By Jennifer Copley (Last Updated June 22, 2012)
Some studies suggest that EFA supplementation may help with anxiety, particularly when the anxiety sufferer is also depressed.
How Omega-3 Essential Fatty Acids May Help with Anxiety
Dr. Barry Sears (2012) notes that cellular inflammation in the brain triggers a signaling breakdown among brain cells that may contribute to anxiety and depression. Inflammation can be caused by increased arachidonic acid (AA), an omega-6 fatty acid. This problem can be countered by ensuring that the brain receives adequate omega-3 fatty acids, which have an anti-inflammatory effect.
Reducing inflammation in the body is worthwhile even for those who don’t suffer from anxiety. Getting sufficient omega-3s reduces the risk of cancer, heart disease, and arthritis, and may improve performance, memory, and other aspects of brain function (University of Maryland Medical Center, 2011).
Evidence of Anti-Anxiety Benefits with Omega-3 Supplementation
Signs of omega-3 deficiency include poor memory, bad circulation, fatigue, heart problems, dry skin, and mood swings or depression (University of Maryland Medical Center, 2011). In addition to reducing the risk of suffering from these problems, a number of studies have found that EFA supplementation may provide anti-anxiety benefits as well.
A recent Ohio State University (2011) study found that consuming essential fatty acids via fish oil reduced anxiety among medical students. The healthy young subjects taking omega-3 supplements enjoyed a 20% reduction in their anxiety levels compared to the placebo group.
A study of anxiety in substance abusers found that supplementing with EPA (an omega-3 fatty acid) significantly reduced anxiety compared to a placebo. Other studies have found that when depressed or anxious people supplement with EPA, their moods often improve and they become more resilient to stress (Sears, 2012).
Although some studies have shown EFA supplementation to be beneficial for depression (which often accompanies anxiety), others have found no significant effects, so more research is required to draw conclusions (University of Maryland Medical Center, 2011).
Food Sources of Omega-3 Essential Fatty Acids
Modern diets tend to be overabundant in omega-6s (found in processed and refined foods and many animal products) and low in omega-3s, which are found in healthier foods. To naturally increase omega-3s in your diet, eat fatty fish such as cod, halibut, mackerel, herring, trout, sardines, and salmon, as well as walnuts, olive oil, and eggs.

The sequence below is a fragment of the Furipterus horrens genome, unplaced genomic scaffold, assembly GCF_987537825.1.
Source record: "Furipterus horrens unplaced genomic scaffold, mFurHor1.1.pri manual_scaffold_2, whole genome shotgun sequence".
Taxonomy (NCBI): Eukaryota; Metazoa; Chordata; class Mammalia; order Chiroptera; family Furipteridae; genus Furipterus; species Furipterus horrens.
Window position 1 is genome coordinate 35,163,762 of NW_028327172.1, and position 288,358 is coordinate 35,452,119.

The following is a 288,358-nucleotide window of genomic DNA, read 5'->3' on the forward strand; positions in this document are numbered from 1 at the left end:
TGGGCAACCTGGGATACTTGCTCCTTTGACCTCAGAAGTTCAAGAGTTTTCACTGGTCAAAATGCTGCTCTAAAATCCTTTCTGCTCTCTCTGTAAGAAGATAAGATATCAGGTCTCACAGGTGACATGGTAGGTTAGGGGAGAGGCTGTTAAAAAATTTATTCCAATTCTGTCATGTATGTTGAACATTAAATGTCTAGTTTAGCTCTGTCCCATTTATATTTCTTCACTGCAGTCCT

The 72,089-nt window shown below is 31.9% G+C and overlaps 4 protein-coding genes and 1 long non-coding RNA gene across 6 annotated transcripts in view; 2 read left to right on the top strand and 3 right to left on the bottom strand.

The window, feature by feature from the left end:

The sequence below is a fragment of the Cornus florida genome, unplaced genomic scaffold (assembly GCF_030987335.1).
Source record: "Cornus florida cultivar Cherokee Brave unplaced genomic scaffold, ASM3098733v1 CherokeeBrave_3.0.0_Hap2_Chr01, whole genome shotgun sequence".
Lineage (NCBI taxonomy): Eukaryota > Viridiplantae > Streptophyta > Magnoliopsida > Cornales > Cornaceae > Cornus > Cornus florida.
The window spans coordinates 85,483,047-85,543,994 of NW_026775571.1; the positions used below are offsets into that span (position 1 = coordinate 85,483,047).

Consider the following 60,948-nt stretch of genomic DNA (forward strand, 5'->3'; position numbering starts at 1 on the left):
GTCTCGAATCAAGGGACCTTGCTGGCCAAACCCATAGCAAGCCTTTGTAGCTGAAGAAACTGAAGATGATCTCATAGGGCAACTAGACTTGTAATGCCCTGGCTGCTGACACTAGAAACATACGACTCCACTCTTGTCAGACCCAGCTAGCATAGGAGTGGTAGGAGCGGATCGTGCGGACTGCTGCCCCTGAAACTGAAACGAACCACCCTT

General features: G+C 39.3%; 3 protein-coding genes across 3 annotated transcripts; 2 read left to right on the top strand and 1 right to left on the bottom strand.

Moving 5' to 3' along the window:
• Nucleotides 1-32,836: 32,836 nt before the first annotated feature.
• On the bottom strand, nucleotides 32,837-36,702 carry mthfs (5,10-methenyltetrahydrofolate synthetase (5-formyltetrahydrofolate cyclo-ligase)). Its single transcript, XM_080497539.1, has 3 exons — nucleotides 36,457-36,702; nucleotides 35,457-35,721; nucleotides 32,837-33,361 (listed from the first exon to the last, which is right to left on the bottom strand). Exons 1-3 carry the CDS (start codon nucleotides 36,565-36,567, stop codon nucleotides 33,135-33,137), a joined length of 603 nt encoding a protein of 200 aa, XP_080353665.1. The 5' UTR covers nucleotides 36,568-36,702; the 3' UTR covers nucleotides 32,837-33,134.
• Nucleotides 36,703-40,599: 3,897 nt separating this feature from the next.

To reduce omega-6 intake, avoid or cut back on:
- Refined carbohydrates (white flour and sugar)
- Products made with cooking oils such as corn oil, soybean oil, and canola oil
- Processed foods
- Meat and poultry
If you eat animal products, choose organic milk, grass-fed beef, and organic eggs, which tend to be higher in omega-3s than products from grain-fed animals.
There are omega-3 supplements available. Although appropriate doses should be safe for most people, supplements can interact with certain medications and be contraindicated with some medical conditions. Always consult a doctor before taking supplements.
If using EFAs to treat depression or severe anxiety, they should be considered a complementary therapy (a treatment that is used in addition therapies recommended by a doctor).
Other Natural Anxiety Remedies
This article is provided for informational purposes only and is not intended as a substitute for medical or psychiatric advice. Medical concerns should be referred to a qualified doctor.
- Clancy, K. (2006). Greener Pastures: How Grass-Fed Beef and Milk Contribute to Healthy Eating. Union of Concerned Scientists, USCUSA.org.
- Dewhurst, R.J.; Fisher, W. J.; Tweed, J.K.S.; & Wilkins, R.J. (2003). “Comparison of Grass and Legume Silages for Milk Production. Production Responses with Different Levels of Concentrate.” Journal of Dairy Science, 86(8), 2,598-2,611.
- Karsten, H., PhD. (2003). “Pasture-ized Poultry.”Penn State Online Research, 24(2). RPS.PSU.edu.
- Kris-Etherton, P.M.; Shaffer Taylor, D.; Yu-Poth, S.; Huth, P.; Moriarty, K.; Fishell, V.; Hargrove, R.L.; Zhao, G.; & Etherton, T.D. (2000). “Polyunsaturated Fatty Acids in the Food Chain in the United States.” American Journal of Clinical Nutrition, 71(1), pp. 179S-188S.
- Long, C., & Alterman, T. (2007). “Meet the Real Free-Range Eggs.” Mother Earth News, MotherEarthNews.com.
- Young, G., & Conquer, J. (2005). “Omega-3 Fatty Acids and Neuropsychiatric Disorders.” Reproduction, Nutrition, Development, 45(1), 1-28.
- Higdon, J., PhD, & Drake, V.J., PhD. (Reviewed by D.B. Jump, PhD, 2009, April). “Essential Fatty Acids.” Linus Pauling Institute, LPI.OregonState.edu.
- University of Maryland Medical Center. (2011). “Omega-3 Fatty Acids.” UMM.edu.
- Ohio State University. (2011, July 12). “Omega-3 Reduces Anxiety and Inflammation in Healthy Students.” ResearchNews.OSU.edu.
- Sears, B., Dr. (2012, January 3). “Anxiety and Omega-3 Fatty Acids.” Psychology Today, PsychologyToday.com.